Referring to the series of comments on the post “Go Willingly”, Skip asked me this:
Can I ask you what you meant on the blog when referred to your big learning as “allowing myself to be free when presenting…?” Just wondering. I was thinking it may relate to how I feel in front of my classes..?
Skip we have to take our strait jackets off. We are so used to being judged. We get that thought (that we have to be really good at teaching) going around inside our heads like a hamster in one of those hamster wheels.
But thinking in this way creates tension, and it generates teaching that is awkward, inelegant, and very much the opposite of what Laurie was talking about how slow personalized circling can bring freedom to our teaching.
So for me this applies to presenting. If an audience is one that conveys love, even if it is 70 teachers like in Maine these past two years, I can relax and be myself. Only then can the presentation be a success. So it is in our classrooms.
This is why few “go there” with TPRS. They have to re-invent themselves as “more human”, if you will, and they may not feel safe doing that. No blame.
It is an amazing con game we do on ourselves. Certain people, were they to walk in on a presentation, just like with you in a class, raise my affective filter off the chart and I feel bumbly and not good enough. Fear fills me.
But it is so ridiculous. The person doesn’t want that. They are just wanting to see the presentation or the class. It is just so absurd, what we do to ourselves. When these people walk in, my mind gets instantly covered with little sticky notes about what I should be doing and, when that happens, I am pulled away from my heart center and, since TPRS is a heart centered method, away from good teaching.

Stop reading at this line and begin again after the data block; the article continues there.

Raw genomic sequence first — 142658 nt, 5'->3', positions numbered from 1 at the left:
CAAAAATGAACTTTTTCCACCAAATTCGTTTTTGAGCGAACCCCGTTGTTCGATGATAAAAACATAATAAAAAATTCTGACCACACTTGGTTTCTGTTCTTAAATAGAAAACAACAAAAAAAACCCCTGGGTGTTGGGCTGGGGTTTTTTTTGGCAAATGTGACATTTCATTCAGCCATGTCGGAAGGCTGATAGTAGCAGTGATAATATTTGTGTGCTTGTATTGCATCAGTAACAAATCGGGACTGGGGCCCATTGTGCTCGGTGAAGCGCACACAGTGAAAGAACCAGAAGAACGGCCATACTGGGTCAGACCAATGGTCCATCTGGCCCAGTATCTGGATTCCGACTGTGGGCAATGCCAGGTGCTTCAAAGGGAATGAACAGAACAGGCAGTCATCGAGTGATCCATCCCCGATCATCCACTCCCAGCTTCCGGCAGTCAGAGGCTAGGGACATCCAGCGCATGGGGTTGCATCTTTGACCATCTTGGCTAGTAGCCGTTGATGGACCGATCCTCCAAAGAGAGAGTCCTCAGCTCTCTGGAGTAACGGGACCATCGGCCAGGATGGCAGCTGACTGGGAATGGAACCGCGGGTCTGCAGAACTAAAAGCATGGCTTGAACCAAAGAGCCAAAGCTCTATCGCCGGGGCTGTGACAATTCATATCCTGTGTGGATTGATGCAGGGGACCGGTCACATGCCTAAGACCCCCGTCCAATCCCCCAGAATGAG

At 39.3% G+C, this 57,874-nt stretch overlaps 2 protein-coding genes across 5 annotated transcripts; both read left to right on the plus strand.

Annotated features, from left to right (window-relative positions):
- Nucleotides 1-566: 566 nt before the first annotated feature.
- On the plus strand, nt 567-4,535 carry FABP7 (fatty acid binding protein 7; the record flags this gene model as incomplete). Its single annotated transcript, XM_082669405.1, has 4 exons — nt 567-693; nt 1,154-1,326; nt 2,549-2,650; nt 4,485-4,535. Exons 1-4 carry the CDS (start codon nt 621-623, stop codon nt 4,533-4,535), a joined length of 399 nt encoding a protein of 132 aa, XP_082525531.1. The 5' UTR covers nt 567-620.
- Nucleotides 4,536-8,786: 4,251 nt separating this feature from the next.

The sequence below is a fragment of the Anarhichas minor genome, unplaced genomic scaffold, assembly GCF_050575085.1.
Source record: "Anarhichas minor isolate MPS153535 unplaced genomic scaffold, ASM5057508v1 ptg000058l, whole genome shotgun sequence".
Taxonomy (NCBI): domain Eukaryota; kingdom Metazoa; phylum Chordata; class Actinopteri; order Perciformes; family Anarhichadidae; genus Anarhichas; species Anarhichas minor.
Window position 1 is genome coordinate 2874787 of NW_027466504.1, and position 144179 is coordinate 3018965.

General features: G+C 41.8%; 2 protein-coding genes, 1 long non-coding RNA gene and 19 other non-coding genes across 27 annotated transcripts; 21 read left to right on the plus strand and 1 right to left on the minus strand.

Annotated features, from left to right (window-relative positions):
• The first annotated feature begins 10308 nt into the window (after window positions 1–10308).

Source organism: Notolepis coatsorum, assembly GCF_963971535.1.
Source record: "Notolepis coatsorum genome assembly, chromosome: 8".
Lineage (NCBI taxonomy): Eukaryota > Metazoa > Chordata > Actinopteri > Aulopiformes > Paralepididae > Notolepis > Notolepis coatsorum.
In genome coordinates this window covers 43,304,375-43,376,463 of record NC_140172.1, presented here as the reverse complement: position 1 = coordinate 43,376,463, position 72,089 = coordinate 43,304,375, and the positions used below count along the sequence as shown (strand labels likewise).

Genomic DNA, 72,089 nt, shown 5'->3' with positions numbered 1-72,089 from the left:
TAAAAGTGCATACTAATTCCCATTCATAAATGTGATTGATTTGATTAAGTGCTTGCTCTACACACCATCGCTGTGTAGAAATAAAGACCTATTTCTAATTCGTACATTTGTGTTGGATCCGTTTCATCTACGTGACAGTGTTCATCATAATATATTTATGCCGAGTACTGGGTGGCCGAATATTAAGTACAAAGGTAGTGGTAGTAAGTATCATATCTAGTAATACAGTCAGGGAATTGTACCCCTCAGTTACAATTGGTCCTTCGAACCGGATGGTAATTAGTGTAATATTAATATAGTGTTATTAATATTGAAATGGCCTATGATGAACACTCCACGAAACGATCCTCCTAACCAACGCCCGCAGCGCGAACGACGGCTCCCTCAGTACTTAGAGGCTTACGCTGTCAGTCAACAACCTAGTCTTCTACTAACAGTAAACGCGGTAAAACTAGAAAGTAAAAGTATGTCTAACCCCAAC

Again, no blame. We will get better with this fear. It will take time, but it will get better. Hanging out with each other was so healing for us at NTPRS. Everyone there made me feel worthwhile. It’s ok to suck. I suck. We all suck. Now let’s get over ourselves and set about the hard work that we have to do now.
If our principals have no real clue of what we do, then we can forgive them and look forward to next summer. But for the work ahead this year, now is the time to reflect on how hard it is to bring change in the face of big doses of opposition (usually invisible) each day, and to try to let that fear you mentioned just roll off of us.
Now is the time, as we rest in the summer, to accept those around us who don’t like Kool Aid even though all the research and all the new work in standards and proficiencies are now saying that Kool Aid is the best thing ever for kids to have success in learning a language.
Let’s bask in what we learned and felt last week. Not for one moment will we be alone as we teach during this coming year.
Admins don’t actually read the research. They don’t have time. If or when they do read it, they do not really grasp it. How could